Ourselves to Know, John O'Hara, Random House, 1960, 408 pp
Either John O'Hara got better as the years went by or I am getting to know him better as an author. This novel earned him the #5 spot of the 1960 bestseller list and I liked it more than his earlier novels.
He works over most of the tropes found in the popular fiction of 1960: sex, psychological insight, homosexuality, and bad women. The main character is one of the richest men in his small eastern Pennsylvania community. He has issues, especially with women. When in his forties, he marries a 19-year-old sex-crazed woman and eventually murders her. (No spoiler: you learn about the murder early in the book.)
Though he kept me turning the pages and took various turns I wasn't expecting, I was bothered because the guy got away with it due to his wealth and connections. Certainly the double standard when it comes to women and sex was in full force in the early 20th century when the story takes place. But it still enrages me to read about it. If he had killed his wife's lover he probably would have been sent to prison, but it was "understandable" that he would murder an unfaithful wife. End of rant.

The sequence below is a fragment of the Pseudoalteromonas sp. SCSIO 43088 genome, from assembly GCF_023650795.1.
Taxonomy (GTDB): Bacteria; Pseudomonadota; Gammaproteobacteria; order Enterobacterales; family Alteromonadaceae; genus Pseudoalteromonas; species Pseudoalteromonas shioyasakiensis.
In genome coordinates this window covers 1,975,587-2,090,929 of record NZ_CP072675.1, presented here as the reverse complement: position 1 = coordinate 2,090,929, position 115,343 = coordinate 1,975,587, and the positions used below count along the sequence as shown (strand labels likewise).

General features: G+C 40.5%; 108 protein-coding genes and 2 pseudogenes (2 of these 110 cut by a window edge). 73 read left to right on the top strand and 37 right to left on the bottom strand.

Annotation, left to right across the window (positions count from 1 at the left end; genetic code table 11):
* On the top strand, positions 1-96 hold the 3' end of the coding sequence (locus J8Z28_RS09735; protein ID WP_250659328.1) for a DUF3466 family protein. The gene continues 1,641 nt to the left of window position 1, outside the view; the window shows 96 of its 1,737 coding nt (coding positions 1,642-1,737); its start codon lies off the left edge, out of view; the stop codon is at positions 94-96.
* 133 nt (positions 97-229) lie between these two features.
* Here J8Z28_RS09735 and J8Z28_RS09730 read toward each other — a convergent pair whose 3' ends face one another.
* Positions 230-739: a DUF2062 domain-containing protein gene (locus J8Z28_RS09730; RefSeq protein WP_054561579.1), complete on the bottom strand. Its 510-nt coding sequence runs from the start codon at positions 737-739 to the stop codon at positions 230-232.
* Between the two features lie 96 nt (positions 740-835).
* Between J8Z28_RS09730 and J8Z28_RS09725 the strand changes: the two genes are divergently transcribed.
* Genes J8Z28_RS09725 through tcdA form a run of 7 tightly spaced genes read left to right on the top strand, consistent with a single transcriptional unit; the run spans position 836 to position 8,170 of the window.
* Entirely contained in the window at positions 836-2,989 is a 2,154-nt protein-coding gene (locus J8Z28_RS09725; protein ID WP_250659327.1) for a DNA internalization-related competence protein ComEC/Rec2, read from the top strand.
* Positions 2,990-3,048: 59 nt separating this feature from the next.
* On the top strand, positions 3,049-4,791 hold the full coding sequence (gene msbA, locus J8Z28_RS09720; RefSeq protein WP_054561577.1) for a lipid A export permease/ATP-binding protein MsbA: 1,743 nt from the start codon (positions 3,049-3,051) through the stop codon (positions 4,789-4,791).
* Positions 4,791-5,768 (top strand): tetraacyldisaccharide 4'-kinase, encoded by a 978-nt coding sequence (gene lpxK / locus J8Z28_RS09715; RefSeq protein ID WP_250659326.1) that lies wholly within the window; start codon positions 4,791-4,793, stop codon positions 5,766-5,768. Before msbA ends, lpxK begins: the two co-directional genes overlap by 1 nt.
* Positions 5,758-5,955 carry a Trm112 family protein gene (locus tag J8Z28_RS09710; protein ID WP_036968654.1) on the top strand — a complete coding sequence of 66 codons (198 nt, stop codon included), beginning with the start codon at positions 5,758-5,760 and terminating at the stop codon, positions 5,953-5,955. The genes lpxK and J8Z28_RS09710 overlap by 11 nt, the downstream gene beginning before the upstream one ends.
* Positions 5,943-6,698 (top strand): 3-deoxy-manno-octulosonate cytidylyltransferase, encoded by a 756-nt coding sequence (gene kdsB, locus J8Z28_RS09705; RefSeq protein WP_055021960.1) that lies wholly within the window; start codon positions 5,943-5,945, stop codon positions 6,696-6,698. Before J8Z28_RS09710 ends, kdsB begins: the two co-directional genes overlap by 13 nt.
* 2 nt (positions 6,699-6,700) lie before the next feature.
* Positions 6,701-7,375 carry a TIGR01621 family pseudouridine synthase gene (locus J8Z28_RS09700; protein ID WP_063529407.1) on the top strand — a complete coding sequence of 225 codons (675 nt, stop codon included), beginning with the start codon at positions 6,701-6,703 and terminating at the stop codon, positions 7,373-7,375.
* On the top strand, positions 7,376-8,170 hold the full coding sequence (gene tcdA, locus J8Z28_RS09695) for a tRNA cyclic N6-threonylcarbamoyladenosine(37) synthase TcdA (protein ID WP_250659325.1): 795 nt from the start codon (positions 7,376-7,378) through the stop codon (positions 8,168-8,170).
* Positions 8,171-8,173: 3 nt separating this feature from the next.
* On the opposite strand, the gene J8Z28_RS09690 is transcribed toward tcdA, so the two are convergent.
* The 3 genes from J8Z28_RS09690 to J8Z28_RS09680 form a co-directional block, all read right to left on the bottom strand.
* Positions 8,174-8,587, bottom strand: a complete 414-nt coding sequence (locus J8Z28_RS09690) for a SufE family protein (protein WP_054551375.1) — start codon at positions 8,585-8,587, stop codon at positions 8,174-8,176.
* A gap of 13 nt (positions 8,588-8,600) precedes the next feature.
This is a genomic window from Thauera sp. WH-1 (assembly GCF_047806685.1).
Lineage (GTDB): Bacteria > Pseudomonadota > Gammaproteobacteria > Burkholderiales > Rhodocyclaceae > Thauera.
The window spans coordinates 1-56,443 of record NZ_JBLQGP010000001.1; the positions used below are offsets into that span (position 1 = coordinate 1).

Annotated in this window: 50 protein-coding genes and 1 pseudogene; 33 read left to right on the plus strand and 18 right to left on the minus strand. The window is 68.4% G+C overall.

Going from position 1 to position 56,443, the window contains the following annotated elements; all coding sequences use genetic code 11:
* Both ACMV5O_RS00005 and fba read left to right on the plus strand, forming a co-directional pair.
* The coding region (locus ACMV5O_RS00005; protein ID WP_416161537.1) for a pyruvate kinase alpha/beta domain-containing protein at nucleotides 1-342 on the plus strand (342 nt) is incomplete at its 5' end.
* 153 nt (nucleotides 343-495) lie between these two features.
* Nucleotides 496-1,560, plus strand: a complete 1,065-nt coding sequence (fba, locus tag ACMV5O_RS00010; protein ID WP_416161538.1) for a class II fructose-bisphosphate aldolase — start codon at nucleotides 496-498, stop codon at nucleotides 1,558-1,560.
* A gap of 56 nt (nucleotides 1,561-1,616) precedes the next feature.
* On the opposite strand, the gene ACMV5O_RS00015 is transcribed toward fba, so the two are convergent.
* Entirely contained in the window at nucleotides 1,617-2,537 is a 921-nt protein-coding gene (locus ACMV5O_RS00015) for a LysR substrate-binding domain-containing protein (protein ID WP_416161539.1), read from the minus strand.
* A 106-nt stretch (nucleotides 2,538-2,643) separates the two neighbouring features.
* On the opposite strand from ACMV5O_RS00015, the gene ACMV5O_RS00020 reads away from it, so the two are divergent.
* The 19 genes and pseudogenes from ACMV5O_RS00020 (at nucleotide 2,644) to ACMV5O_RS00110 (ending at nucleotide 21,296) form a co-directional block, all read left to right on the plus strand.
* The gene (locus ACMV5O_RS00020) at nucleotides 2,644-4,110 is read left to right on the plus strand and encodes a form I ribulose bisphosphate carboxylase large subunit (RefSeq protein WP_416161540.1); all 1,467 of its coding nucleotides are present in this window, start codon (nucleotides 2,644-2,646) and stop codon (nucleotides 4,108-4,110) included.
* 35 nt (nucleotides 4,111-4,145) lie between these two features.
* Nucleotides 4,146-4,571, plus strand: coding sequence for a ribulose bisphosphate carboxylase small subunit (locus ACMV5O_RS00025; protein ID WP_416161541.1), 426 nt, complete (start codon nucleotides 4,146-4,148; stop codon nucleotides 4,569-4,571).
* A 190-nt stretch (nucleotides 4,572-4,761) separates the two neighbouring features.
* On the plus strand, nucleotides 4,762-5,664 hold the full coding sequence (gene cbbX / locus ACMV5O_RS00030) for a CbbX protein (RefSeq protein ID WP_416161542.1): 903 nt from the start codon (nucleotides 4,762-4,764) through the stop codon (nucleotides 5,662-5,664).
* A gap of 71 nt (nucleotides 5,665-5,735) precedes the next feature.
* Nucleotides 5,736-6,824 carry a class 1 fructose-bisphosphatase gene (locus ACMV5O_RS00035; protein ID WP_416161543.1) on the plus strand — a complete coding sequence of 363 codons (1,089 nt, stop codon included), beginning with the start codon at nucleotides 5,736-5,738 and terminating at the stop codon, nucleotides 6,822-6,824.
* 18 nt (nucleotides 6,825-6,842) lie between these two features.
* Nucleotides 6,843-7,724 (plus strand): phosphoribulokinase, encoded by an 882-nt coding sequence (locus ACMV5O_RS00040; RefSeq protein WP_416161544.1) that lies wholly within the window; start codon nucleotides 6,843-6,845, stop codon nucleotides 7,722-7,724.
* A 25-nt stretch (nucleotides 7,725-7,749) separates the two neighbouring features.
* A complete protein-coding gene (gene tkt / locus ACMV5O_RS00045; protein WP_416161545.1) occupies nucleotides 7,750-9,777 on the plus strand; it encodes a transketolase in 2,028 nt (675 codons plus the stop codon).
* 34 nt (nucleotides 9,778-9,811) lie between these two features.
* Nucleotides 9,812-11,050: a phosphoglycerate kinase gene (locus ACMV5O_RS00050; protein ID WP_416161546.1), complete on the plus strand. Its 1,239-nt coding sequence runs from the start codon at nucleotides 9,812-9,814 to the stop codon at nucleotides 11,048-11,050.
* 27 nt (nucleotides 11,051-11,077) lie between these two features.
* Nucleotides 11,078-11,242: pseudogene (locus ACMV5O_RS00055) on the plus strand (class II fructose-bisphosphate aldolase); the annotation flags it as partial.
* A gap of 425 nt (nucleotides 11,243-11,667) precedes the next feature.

The psychological portrait of the protagonist was more interesting to me as well as a sort of meta-fictional technique which put the reader into the consciousness of the man telling the story.
O'Hara claimed that he wrote to record what American life was like before World War II and I suppose he did. At the same time he was obviously keeping up with literary trends and sneaking them into his potboilerish best sellers. He was no Thomas Wolfe or William Faulkner, but he tried hard to make the grade.
(Ourselves to Know is out of print, available at libraries and from used book sellers.)